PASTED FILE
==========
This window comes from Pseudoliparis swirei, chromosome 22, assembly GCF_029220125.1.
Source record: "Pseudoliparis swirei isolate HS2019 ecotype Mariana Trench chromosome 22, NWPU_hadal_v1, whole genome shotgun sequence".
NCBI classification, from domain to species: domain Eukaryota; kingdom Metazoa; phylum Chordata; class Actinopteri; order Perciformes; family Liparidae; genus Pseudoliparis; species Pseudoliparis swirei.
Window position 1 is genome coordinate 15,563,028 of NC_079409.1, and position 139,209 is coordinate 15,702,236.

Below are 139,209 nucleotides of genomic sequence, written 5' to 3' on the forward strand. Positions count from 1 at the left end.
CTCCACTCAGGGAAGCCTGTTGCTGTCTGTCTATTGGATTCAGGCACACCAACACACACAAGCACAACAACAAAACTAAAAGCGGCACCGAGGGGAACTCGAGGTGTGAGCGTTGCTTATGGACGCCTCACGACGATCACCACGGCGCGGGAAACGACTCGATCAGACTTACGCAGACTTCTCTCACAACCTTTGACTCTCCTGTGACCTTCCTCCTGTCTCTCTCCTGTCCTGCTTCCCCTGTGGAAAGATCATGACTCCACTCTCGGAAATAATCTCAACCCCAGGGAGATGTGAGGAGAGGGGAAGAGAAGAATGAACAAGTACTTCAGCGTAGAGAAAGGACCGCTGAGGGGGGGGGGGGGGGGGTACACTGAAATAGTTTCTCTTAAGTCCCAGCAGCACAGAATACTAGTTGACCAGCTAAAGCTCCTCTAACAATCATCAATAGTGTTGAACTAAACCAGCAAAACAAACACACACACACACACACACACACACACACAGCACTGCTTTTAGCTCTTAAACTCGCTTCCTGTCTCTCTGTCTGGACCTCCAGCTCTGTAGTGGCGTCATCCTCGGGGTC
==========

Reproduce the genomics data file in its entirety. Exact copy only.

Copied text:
This window comes from Pseudoliparis swirei, chromosome 22, assembly GCF_029220125.1.
Source record: "Pseudoliparis swirei isolate HS2019 ecotype Mariana Trench chromosome 22, NWPU_hadal_v1, whole genome shotgun sequence".
NCBI classification, from domain to species: domain Eukaryota; kingdom Metazoa; phylum Chordata; class Actinopteri; order Perciformes; family Liparidae; genus Pseudoliparis; species Pseudoliparis swirei.
Window position 1 is genome coordinate 15,563,028 of NC_079409.1, and position 139,209 is coordinate 15,702,236.

Below are 139,209 nucleotides of genomic sequence, written 5' to 3' on the forward strand. Positions count from 1 at the left end.
CTCCACTCAGGGAAGCCTGTTGCTGTCTGTCTATTGGATTCAGGCACACCAACACACACAAGCACAACAACAAAACTAAAAGCGGCACCGAGGGGAACTCGAGGTGTGAGCGTTGCTTATGGACGCCTCACGACGATCACCACGGCGCGGGAAACGACTCGATCAGACTTACGCAGACTTCTCTCACAACCTTTGACTCTCCTGTGACCTTCCTCCTGTCTCTCTCCTGTCCTGCTTCCCCTGTGGAAAGATCATGACTCCACTCTCGGAAATAATCTCAACCCCAGGGAGATGTGAGGAGAGGGGAAGAGAAGAATGAACAAGTACTTCAGCGTAGAGAAAGGACCGCTGAGGGGGGGGGGGGGGGGGTACACTGAAATAGTTTCTCTTAAGTCCCAGCAGCACAGAATACTAGTTGACCAGCTAAAGCTCCTCTAACAATCATCAATAGTGTTGAACTAAACCAGCAAAACAAACACACACACACACACACACACACACACACAGCACTGCTTTTAGCTCTTAAACTCGCTTCCTGTCTCTCTGTCTGGACCTCCAGCTCTGTAGTGGCGTCATCCTCGGGGTC